Palazzi asks questions at Methow Recycles and calls manufacturers to inquire about their packaging. And she asks herself questions. “What am I doing on the planet? Who am I serving? Just me?” she said.
So, Palazzi thinks about the destiny of packaging. She chooses glass bottles over plastic and recyclable plastic bottles over a tube or other container that has to go in the trash. “I want to eliminate all my trash, so I look at every little item,” she said. She realizes it will take years.
Mountains of plastic
Cutting back on plastics isn’t just a feel-good exercise, Cushman said. More than half the plastic now on Earth has been created since 2002, and plastic pollution is on pace to double by 2030, she said.
Cushman pointed to a 2017 study published in the journal “Science Advances” that found that the world has created 6.3 trillion kilograms of plastic waste since 1950 — and 91% has never been recycled even once. “We can’t recycle our way out of this because the vast majority of the plastic in our lives has never been recyclable,” Cushman said.
Only 15% of plastic gets recycled because so much of it — like bags for potato chips and wrappers for sticky notes — isn’t even recyclable, Cushman said. These wrappers are so light that they often blow away when they’re dumped into landfills, she said.
Another study by the Ellen MacArthur Foundation predicts that there will be more plastic than fish in the ocean in 2050, Cushman said.
Manufacturers are making it easier to go plastic-free. You can get shampoo and conditioner in bars, like soap. There are little tablets that turn into toothpaste when you bite down on them, Palazzi said.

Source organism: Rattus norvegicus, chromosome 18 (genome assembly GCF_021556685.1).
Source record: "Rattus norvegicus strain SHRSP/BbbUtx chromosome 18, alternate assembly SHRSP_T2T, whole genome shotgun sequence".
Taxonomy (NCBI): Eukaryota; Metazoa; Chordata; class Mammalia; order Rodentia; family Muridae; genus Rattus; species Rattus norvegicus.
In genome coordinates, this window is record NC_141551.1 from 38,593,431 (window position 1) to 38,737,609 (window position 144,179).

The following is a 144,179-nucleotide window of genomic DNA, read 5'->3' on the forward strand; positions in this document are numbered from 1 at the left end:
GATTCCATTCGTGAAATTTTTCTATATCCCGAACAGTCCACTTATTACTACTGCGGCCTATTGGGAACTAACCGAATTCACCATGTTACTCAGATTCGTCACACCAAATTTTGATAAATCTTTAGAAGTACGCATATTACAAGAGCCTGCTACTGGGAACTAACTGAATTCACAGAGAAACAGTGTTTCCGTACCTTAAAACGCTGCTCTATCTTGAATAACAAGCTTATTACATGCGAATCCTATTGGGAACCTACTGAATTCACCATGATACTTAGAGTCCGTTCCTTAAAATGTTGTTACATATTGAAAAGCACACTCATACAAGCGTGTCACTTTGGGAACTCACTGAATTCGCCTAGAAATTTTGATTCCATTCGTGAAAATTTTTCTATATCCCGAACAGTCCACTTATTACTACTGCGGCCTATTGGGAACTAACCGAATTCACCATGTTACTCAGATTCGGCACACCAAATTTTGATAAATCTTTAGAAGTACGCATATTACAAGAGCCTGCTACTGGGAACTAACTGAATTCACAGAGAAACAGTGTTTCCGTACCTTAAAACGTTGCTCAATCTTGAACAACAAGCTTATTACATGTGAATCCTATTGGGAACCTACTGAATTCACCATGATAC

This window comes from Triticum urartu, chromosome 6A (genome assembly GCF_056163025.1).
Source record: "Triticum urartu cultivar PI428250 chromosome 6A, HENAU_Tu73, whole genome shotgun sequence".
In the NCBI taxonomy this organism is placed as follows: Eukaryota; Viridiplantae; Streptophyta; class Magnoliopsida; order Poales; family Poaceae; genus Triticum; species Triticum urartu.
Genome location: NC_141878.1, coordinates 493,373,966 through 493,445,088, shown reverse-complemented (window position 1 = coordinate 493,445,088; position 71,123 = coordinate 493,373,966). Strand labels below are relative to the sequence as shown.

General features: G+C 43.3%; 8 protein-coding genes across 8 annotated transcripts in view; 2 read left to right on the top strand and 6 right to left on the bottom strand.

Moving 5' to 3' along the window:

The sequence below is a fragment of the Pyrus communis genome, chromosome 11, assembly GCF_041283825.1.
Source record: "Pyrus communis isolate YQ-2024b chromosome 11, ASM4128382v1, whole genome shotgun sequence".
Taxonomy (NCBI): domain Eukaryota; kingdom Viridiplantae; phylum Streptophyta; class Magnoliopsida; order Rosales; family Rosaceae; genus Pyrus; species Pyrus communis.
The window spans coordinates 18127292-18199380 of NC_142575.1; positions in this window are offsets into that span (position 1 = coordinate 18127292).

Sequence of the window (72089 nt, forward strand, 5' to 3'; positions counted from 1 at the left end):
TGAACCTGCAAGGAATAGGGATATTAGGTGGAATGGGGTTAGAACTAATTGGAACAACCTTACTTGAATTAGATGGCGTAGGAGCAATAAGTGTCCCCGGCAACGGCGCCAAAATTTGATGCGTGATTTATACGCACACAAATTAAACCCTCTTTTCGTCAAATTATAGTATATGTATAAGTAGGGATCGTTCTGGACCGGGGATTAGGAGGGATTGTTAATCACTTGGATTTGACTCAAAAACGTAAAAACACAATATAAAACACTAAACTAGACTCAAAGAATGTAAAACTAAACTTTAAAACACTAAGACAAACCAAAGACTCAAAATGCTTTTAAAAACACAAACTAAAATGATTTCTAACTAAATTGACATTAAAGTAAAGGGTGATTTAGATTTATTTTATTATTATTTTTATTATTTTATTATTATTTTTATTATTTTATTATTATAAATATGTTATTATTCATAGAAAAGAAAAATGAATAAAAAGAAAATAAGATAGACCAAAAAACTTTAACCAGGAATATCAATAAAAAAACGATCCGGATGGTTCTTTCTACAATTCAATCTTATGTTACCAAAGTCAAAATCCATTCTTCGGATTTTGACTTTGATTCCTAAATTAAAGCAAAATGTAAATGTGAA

Many local businesses are helping reduce plastic. People have to bring their own mug to the Mazama Store for coffee. Many delis and bakeries offer wooden utensils for take-out and straws made from steel or bamboo. Pardner’s Mini Market stopped using Styrofoam containers and plastic bags about 15 years ago, and offers only paper cups for drinks.
All the local groceries have a selection of products in bulk, from rice and beans to cereal to kombucha. The Glover Street Market in Twisp offers oil, vinegar, shampoo and lotions that you can dispense into your own bottle, and has started selling loose salad greens.
Kvicala brings reusable containers to deli counters and makes her own tortillas and energy bars — when she has time. “Once you’re awoke, you’re awoke. The awareness stayed with me,” she said.
Palazzi makes her own carbonated water. Cushman found a way to consolidate prescription refills, instead of getting a bottle every month. “When we accept single-use plastic, we’re basically buying something that we know we’re going pay to throw out later.” she said.
“If you can’t reuse something, you have to question why it’s in your life,” Baker said.
“It’s not about recycling. It’s about not having anything to recycle,” Palazzi said.
State close to adopting plastic-bag ban
A bill passed by the state Legislature that would prohibit a retailer from providing a single-use plastic bag is headed to Gov. Jay Inslee for his signature. The bill would also prohibit paper or reusable plastic bags that don’t meet minimum requirements for recycled content, and would impose an 8-cent charge for each bag a customer uses.
Reusable container rules under review
The Washington Department of Health (DOH) is considering a rule change that would allow people to refill clean, reusable containers in food establishments with an expanded list of foods, including perishable items.
The state Board of Health will consider the proposed changes this spring and summer, with a goal of adopting a new rule in September. It would be implemented in February 2021 after an education period, according to Susan Shelton, a public health advisor for food safety with DOH.
To comment on the proposed changes, email email@example.com. They are particularly interested in suggestions that would ensure public health and safety, Shelton said.
For more information, search for “retail food code rule revision” at www.doh.wa.gov.